Hospital Foundation Trusts need ‘up their game’ financially to deliver savings and safeguard standards.
In a recent study on Foundation Trusts (FT), health watchdog Monitor reported a higher-than-expected number of trusts currently in deficit, demanding the organisations ‘up their game’ to ensure standards are maintained.
Two-thirds of the country’s hospitals are currently Foundation Trusts and operate outside the government’s direction, free to make independent decisions on their budgets and management. Foundation Trusts retain any budget surplus each year and are able to borrow money for investment in new and improved services.
The report into trusts recenlty undertaken by the health watchdog revealed that 39 of 147 are currently reporting a budget deficit, with the combined figure reaching £180m – 6.6% higher than Monitor had predicted.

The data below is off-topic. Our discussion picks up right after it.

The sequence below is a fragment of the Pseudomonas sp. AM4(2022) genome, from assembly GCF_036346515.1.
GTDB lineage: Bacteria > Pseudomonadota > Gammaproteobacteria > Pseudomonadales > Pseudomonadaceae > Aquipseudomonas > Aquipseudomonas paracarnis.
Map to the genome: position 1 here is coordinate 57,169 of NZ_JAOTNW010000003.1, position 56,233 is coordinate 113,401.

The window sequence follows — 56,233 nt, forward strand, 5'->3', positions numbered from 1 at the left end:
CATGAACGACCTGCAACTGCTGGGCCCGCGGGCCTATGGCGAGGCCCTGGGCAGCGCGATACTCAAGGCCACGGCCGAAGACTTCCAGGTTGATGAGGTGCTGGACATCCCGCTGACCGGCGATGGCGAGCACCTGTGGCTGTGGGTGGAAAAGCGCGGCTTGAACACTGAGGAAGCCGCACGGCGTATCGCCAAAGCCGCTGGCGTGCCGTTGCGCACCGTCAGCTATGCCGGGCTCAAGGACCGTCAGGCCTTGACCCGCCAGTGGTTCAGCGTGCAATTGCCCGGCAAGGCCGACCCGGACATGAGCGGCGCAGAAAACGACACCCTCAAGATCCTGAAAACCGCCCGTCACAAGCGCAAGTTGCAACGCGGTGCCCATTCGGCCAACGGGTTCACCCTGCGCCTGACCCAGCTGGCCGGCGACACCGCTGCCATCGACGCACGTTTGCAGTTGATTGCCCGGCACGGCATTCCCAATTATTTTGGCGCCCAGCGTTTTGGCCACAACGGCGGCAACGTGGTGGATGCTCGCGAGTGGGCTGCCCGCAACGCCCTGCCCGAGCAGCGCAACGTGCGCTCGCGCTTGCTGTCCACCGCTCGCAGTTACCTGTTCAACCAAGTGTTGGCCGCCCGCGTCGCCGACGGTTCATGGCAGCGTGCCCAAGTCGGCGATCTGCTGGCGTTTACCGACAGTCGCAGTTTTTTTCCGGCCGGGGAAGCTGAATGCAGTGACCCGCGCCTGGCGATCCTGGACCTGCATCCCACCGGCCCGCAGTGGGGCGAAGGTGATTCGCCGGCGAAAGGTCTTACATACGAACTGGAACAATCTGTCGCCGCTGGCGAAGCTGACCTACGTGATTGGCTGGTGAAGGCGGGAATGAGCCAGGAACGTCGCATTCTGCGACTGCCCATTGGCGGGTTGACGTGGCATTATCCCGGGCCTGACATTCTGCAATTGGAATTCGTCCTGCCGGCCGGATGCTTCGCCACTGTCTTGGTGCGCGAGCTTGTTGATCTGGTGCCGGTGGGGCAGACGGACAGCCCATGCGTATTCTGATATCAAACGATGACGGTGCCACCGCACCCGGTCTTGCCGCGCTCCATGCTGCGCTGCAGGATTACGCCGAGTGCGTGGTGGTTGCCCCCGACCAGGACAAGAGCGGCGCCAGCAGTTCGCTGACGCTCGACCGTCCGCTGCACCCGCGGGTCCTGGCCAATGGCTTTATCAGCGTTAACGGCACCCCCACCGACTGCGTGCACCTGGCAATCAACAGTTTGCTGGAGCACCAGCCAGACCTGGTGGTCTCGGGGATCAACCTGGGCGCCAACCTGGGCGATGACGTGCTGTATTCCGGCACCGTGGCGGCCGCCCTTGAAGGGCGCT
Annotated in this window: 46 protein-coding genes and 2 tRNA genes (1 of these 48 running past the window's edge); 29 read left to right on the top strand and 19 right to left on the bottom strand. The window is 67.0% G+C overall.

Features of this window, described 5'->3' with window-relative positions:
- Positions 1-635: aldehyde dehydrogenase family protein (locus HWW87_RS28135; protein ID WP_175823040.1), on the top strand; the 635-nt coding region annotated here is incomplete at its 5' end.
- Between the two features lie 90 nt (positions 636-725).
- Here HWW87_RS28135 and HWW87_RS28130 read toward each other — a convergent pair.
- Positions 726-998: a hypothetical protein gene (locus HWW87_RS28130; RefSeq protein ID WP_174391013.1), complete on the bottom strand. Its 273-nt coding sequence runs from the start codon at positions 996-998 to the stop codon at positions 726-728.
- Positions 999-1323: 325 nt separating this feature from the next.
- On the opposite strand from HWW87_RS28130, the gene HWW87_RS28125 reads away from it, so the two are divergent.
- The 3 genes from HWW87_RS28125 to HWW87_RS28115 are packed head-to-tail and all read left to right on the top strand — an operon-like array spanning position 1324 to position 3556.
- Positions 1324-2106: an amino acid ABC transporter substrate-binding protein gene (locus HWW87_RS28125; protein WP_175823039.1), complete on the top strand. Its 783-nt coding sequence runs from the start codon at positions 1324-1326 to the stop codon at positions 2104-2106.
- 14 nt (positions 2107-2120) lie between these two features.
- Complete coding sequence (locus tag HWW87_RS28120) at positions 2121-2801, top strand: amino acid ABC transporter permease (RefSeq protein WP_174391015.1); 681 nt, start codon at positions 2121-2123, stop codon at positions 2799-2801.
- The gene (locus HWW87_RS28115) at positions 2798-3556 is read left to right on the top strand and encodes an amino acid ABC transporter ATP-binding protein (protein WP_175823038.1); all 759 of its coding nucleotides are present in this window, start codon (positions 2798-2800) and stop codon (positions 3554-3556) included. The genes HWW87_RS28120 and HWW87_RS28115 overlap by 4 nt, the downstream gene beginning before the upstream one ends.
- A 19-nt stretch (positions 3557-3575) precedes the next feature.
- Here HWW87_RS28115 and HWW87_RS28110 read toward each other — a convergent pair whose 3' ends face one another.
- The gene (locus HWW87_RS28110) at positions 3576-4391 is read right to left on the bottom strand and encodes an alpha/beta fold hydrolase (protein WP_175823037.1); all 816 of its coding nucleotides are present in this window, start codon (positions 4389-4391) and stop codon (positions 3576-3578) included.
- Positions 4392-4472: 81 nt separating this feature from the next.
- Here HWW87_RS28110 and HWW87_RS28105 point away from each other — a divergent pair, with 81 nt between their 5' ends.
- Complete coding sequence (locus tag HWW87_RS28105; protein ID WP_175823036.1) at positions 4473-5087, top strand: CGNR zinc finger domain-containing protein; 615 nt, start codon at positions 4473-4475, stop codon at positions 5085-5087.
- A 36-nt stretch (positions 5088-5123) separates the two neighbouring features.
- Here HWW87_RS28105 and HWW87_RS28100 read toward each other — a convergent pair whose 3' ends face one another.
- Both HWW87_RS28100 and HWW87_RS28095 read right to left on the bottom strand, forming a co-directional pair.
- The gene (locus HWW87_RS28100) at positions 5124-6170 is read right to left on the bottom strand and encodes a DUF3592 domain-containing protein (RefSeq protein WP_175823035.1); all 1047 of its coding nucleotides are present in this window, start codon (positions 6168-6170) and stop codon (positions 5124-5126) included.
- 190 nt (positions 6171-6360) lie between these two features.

Monitor also revealed that 60% of the deficit was concentrated across five organisations already facing regulatory action, with the Midlands area being branded as the most “financially challenged” in the country.
While the majority of trusts remain financially in surplus, their combined annual surplus of £135m is still lower than the planned £173m, and just half of that reported this time last year.
Jason Dorsett, financial reporting director at Monitor, said: “The financial trust sector is doing remarkable well in touch circumstances, but is looking a little frayed around the edges.”
While the trusts have delivered £867m of efficiency savings this year, the figure is still £185m below the sum Monitor expected by this point.
“All trusts need to up their game in delivering efficiency savings this year in order to maintain and improve the quality of care for patients, and ensure the sustainability of services,” said Dorsett.
While the government has confirmed they will offer support to those trusts struggling financially, it was quickly stressed that money should not be seen as the key to better care.
“We are putting recovery plans in the place for any trust in financial difficulty, but as the culture within our NHS changes, we do not accept that delivering safe and compassionate care in the longer term costs more money,” said a spokesman.